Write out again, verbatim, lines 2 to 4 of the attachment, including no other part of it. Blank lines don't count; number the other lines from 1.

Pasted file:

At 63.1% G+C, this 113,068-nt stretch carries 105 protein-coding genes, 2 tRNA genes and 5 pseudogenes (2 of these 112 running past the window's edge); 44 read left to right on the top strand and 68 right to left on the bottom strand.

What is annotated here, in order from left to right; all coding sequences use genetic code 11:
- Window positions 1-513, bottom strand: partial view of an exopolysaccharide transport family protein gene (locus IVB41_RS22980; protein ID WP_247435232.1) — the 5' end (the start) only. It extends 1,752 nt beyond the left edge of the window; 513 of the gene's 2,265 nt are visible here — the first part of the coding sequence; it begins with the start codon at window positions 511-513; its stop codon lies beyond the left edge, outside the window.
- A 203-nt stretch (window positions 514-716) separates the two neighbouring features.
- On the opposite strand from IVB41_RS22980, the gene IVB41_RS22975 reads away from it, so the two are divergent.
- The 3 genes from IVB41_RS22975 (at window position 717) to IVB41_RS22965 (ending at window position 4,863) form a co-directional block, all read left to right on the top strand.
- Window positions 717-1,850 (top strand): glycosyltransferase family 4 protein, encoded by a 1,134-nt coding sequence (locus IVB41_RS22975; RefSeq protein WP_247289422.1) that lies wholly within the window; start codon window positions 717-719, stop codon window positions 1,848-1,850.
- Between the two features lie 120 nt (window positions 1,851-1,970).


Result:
What is annotated here, in order from left to right; all coding sequences use genetic code 11:
- Window positions 1-513, bottom strand: partial view of an exopolysaccharide transport family protein gene (locus IVB41_RS22980; protein ID WP_247435232.1) — the 5' end (the start) only. It extends 1,752 nt beyond the left edge of the window; 513 of the gene's 2,265 nt are visible here — the first part of the coding sequence; it begins with the start codon at window positions 511-513; its stop codon lies beyond the left edge, outside the window.
- A 203-nt stretch (window positions 514-716) separates the two neighbouring features.